Book Mark: A Q & A with Lisa Zeidner on 30th Annual Rutgers University–Camden Summer Writers’ Conference

By Tom McLaughlin

Rutgers University–Camden celebrated three decades as the premiere literary hub in South Jersey when it presented the 30th Annual Rutgers University–Camden Summer Writers’ Conference from June 22 to July 1.


Lisa Zeidner

To celebrate the milestone event, we checked in with conference founder and longtime director Lisa Zeidner, a professor of English at Rutgers–Camden and a successful novelist and poet, who shares her memories and experiences of the last 30 years.

What was the inspiration behind the original conference in 1985?

There are plenty of writers’ conferences, many which are in glorious places like Key West or Hawaii. However, we knew that many of our best students – very promising writers – couldn’t afford such conferences or couldn’t get away from their families and jobs for that long. So we began our own. We used to call it, somewhat tongue-in-cheek, “Summer in the City.”

How has the conference evolved over the years while staying true to its mission?

We now have an MFA program in creative writing, which is competitive nationally, so our students tend to be even more serious and further along in their creative process. However, we still accept talented writers from the community.

What are some memorable or cherished experiences that you have enjoyed over the years?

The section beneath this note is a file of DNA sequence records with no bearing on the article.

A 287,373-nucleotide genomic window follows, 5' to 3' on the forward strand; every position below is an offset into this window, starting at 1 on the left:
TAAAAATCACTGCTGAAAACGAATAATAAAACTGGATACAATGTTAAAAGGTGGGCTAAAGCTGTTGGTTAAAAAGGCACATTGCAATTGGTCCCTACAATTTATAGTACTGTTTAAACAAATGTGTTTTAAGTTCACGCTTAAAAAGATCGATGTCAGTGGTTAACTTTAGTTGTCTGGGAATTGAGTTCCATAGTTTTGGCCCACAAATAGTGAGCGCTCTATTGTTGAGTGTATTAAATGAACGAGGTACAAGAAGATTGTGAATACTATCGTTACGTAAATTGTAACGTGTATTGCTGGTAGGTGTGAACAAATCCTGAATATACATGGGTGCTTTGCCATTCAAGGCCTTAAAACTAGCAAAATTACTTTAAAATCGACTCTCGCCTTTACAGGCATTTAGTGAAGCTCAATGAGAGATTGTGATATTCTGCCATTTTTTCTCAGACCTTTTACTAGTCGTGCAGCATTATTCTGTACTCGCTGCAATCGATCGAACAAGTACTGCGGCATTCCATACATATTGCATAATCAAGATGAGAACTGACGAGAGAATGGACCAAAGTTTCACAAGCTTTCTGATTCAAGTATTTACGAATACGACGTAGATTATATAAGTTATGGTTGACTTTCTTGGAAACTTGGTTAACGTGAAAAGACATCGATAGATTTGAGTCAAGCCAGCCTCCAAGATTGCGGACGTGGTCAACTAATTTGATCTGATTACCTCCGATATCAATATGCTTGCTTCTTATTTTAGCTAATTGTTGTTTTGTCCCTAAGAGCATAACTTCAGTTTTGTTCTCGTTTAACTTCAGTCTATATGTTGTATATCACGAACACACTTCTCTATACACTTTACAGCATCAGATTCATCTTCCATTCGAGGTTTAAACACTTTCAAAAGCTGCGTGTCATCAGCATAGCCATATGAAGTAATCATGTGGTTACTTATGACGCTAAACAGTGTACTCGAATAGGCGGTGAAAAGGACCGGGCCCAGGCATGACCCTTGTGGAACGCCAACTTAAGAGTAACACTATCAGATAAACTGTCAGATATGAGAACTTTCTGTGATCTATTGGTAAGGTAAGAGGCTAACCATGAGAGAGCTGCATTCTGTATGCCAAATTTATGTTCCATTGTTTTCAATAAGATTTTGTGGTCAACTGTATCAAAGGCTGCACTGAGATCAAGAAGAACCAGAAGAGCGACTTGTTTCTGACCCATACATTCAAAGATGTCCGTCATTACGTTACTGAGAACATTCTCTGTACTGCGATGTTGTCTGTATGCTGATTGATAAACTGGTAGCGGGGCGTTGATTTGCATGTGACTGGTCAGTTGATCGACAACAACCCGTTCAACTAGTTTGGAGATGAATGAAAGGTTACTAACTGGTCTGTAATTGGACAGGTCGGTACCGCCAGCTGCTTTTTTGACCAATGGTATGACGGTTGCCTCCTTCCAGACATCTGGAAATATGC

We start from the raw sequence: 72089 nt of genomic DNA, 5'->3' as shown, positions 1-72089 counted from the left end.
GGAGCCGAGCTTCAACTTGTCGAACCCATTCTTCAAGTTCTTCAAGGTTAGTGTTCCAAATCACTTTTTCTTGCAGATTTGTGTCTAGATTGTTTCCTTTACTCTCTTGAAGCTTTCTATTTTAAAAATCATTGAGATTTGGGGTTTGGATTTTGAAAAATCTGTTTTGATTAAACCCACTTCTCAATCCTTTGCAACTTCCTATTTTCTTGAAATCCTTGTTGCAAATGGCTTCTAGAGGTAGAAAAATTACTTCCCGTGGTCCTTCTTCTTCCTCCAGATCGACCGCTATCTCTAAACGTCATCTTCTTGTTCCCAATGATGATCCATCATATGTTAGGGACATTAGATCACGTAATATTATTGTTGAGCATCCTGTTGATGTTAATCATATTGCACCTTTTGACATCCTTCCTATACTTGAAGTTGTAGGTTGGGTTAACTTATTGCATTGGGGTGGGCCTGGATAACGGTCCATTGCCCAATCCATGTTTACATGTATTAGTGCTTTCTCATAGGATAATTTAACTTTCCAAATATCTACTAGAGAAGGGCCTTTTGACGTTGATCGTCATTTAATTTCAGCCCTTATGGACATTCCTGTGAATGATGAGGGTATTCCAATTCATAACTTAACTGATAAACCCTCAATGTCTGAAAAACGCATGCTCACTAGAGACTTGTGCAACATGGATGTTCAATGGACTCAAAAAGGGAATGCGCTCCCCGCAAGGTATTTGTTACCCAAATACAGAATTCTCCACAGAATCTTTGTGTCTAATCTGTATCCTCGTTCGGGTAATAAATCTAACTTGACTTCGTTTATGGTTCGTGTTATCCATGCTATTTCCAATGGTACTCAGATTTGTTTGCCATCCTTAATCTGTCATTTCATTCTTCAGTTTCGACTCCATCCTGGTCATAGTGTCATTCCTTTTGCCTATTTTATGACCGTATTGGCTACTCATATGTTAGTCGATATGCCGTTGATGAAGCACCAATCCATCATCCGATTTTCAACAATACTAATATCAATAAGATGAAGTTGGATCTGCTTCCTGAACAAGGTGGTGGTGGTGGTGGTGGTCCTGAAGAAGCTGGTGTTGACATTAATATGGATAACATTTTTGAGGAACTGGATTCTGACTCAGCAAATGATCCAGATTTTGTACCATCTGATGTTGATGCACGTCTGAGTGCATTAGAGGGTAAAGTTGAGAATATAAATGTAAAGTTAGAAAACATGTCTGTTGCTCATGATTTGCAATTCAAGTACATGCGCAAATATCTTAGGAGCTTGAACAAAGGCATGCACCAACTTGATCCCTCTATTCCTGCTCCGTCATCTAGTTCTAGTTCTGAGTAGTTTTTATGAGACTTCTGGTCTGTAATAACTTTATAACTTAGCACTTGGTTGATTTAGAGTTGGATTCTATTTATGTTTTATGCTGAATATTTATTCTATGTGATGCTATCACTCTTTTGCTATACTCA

At the very beginning, Tama Janowitz read here just as her book, “Slaves of New York,” became a bestseller. The house was packed! Many of my current students are too young to remember the book, but it sure was a phenomenon.

Karen Russell, who was nominated for a Pulitzer, gave one of her very first readings on our campus and now feels close enough to our program to return every year.

We have also hosted several Pulitzer Prize-winning presenters, such as Tracy K. Smith and Stephen Dunn. Greg Pardlo, one of my former Rutgers–Camden students who just earned the 2015 Pulitzer Prize for Poetry, will be the latest, when he reads from his works on June 29.

Who are some other esteemed writers who have spoken at the conference?

We’ve had some of the biggest literary luminaries out there welcomed through our doors – distinguished guests such as Karen Karbo, Helen Schulman, Tim Seibles, and Mark Winegardner. Our students have gotten to work with them very closely.

What type of feedback have you gotten from both participants and guest speakers over the years?

People are particularly impressed by the close contact that they have with one another. We keep the number of participants very small, so it’s not a conference like Bread Loaf, where there are hierarchies. Everyone has access.

So what are your plans for the next 30 years of the summer writers’ conference?

To keep it going!

For more information on the conference, contact Dee Jonczak at (856) 225-6121 or visit

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